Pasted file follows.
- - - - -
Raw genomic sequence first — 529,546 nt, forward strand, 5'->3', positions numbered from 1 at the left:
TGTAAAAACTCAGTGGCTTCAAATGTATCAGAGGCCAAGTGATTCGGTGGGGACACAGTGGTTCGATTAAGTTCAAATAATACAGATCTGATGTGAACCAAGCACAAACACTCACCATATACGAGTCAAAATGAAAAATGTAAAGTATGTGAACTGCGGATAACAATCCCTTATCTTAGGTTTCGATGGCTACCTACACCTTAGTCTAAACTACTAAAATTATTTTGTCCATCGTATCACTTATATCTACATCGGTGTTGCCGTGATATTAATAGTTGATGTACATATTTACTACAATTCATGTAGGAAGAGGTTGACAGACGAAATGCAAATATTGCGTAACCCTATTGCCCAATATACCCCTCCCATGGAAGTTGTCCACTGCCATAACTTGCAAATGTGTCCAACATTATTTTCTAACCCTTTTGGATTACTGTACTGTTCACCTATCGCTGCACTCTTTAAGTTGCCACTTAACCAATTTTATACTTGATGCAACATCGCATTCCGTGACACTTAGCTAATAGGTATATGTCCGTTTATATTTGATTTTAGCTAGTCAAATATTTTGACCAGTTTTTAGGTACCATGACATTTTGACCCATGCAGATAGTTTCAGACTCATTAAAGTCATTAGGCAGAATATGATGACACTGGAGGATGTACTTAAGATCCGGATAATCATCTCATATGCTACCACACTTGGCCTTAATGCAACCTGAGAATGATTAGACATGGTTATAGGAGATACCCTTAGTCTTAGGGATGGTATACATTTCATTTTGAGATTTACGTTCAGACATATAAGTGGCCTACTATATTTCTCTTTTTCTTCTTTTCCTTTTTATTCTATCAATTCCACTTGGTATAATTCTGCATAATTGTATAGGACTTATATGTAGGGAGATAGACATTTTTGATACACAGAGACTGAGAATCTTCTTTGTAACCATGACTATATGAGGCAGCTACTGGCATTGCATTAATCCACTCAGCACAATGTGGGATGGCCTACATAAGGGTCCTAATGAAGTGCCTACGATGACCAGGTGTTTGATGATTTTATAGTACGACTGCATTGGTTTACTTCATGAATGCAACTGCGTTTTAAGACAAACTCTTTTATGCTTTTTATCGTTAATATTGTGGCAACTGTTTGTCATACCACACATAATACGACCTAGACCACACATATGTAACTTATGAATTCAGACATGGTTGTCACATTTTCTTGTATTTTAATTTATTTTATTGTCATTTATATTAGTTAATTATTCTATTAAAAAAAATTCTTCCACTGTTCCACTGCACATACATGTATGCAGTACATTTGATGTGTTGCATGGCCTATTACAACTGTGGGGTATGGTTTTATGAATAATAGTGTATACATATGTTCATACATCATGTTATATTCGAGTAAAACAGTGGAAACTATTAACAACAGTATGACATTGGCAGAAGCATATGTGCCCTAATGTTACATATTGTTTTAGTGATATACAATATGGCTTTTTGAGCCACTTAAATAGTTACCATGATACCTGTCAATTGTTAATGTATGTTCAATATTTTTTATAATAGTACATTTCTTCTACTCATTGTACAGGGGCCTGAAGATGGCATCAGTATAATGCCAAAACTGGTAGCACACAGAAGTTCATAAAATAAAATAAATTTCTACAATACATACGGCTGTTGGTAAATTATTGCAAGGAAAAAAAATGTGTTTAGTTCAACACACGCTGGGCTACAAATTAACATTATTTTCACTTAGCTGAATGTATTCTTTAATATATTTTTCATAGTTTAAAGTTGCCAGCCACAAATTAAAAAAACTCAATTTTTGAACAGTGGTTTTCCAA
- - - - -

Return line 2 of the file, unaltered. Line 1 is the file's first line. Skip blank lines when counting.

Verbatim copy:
TGTAAAAACTCAGTGGCTTCAAATGTATCAGAGGCCAAGTGATTCGGTGGGGACACAGTGGTTCGATTAAGTTCAAATAATACAGATCTGATGTGAACCAAGCACAAACACTCACCATATACGAGTCAAAATGAAAAATGTAAAGTATGTGAACTGCGGATAACAATCCCTTATCTTAGGTTTCGATGGCTACCTACACCTTAGTCTAAACTACTAAAATTATTTTGTCCATCGTATCACTTATATCTACATCGGTGTTGCCGTGATATTAATAGTTGATGTACATATTTACTACAATTCATGTAGGAAGAGGTTGACAGACGAAATGCAAATATTGCGTAACCCTATTGCCCAATATACCCCTCCCATGGAAGTTGTCCACTGCCATAACTTGCAAATGTGTCCAACATTATTTTCTAACCCTTTTGGATTACTGTACTGTTCACCTATCGCTGCACTCTTTAAGTTGCCACTTAACCAATTTTATACTTGATGCAACATCGCATTCCGTGACACTTAGCTAATAGGTATATGTCCGTTTATATTTGATTTTAGCTAGTCAAATATTTTGACCAGTTTTTAGGTACCATGACATTTTGACCCATGCAGATAGTTTCAGACTCATTAAAGTCATTAGGCAGAATATGATGACACTGGAGGATGTACTTAAGATCCGGATAATCATCTCATATGCTACCACACTTGGCCTTAATGCAACCTGAGAATGATTAGACATGGTTATAGGAGATACCCTTAGTCTTAGGGATGGTATACATTTCATTTTGAGATTTACGTTCAGACATATAAGTGGCCTACTATATTTCTCTTTTTCTTCTTTTCCTTTTTATTCTATCAATTCCACTTGGTATAATTCTGCATAATTGTATAGGACTTATATGTAGGGAGATAGACATTTTTGATACACAGAGACTGAGAATCTTCTTTGTAACCATGACTATATGAGGCAGCTACTGGCATTGCATTAATCCACTCAGCACAATGTGGGATGGCCTACATAAGGGTCCTAATGAAGTGCCTACGATGACCAGGTGTTTGATGATTTTATAGTACGACTGCATTGGTTTACTTCATGAATGCAACTGCGTTTTAAGACAAACTCTTTTATGCTTTTTATCGTTAATATTGTGGCAACTGTTTGTCATACCACACATAATACGACCTAGACCACACATATGTAACTTATGAATTCAGACATGGTTGTCACATTTTCTTGTATTTTAATTTATTTTATTGTCATTTATATTAGTTAATTATTCTATTAAAAAAAATTCTTCCACTGTTCCACTGCACATACATGTATGCAGTACATTTGATGTGTTGCATGGCCTATTACAACTGTGGGGTATGGTTTTATGAATAATAGTGTATACATATGTTCATACATCATGTTATATTCGAGTAAAACAGTGGAAACTATTAACAACAGTATGACATTGGCAGAAGCATATGTGCCCTAATGTTACATATTGTTTTAGTGATATACAATATGGCTTTTTGAGCCACTTAAATAGTTACCATGATACCTGTCAATTGTTAATGTATGTTCAATATTTTTTATAATAGTACATTTCTTCTACTCATTGTACAGGGGCCTGAAGATGGCATCAGTATAATGCCAAAACTGGTAGCACACAGAAGTTCATAAAATAAAATAAATTTCTACAATACATACGGCTGTTGGTAAATTATTGCAAGGAAAAAAAATGTGTTTAGTTCAACACACGCTGGGCTACAAATTAACATTATTTTCACTTAGCTGAATGTATTCTTTAATATATTTTTCATAGTTTAAAGTTGCCAGCCACAAATTAAAAAAACTCAATTTTTGAACAGTGGTTTTCCAA